Making the 3D model
So now I was committed to printing the entire thing, it was time to make the actual model file I was going to have printed. Up until this point I only had a rough model I quickly made in Modo during "part 1". I was going to carry on in Modo, but recently I used Solidworks for the Claptrap project and learning from that experience, the design of the button would be quicker to do in Solidworks than Modo, as it was fairly simple in design. So, I began modelling this in Solidworks and in a few hours I had a model file ready. Some detail, as always, had to be sacrificed due limitations of the printers/printing material or due to post-printing reasons, but all in all I was pretty happy with the detail in the model :)
Post process after printing
Smoothing out the parts
Once I uploaded the model file for printing and received the parts, I went through the usual smoothing stages. As always, very repetitive, very time consuming and it tends to be pretty boring! This is always my least favourite part not only for these reasons, but my fingers ache quite a lot after doing this as it generally is 1-2 full days of sanding (as mentioned in other posts, I do it all by hand as I find it's easy to rub away detail you want to keep if you're not careful).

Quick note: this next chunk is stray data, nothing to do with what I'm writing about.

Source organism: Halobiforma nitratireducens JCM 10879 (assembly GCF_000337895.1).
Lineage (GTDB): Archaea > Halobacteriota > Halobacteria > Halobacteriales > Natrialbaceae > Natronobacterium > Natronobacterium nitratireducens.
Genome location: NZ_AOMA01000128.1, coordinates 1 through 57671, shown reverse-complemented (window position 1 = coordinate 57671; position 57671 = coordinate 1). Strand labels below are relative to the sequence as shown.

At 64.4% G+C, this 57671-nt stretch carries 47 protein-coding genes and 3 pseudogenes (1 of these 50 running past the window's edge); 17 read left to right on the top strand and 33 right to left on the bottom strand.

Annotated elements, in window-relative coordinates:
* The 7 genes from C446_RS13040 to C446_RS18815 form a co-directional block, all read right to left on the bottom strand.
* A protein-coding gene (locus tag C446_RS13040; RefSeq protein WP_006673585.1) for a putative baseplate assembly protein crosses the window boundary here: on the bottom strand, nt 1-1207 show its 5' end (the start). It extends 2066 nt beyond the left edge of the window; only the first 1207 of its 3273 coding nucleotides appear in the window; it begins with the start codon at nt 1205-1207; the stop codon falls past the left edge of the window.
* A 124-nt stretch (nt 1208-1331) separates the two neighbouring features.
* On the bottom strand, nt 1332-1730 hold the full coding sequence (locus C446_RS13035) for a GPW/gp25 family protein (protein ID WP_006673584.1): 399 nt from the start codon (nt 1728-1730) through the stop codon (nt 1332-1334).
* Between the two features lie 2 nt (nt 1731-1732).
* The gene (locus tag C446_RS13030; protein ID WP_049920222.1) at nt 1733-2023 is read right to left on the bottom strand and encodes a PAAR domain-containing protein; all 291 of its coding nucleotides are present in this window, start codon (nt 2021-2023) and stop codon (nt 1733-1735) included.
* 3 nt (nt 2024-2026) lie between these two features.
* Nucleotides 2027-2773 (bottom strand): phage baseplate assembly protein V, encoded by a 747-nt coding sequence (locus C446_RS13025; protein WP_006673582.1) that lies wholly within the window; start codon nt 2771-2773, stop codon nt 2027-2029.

The parts were really nice and smooth after this and all the stepping that naturaly comes from SLS printing was virtually gone (the appearance contradicts this in the in-progress photos, but trust me, it was gone :P).
The original plan was to have the base be free-standing. However I felt that the base flexed a bit too much and I was worried it was prone to damage. So I decided to mount this on some MDF. I've used MDF as a base in the past on the lightcycle project, so I've learned a thing or two since then. I chiselled out some channels for the wiring to fit in like last time (a lot neater this time now I've had some experience in doing this)and then I tried something new. I 'sealed' the wood. This is because MDF absorbs paint a lot and when it absorbs moisture from the paint, it doesn't look great (It looks patchy, tacky and 'furry' on the edges) unless you use a very heavy body and gloss paint like I did last time. This time I wanted to use a thinner paint so, this is why I 'sealed' it with a cheap mixture of glue and water. It worked really well and the MDF was very smooth to the touch.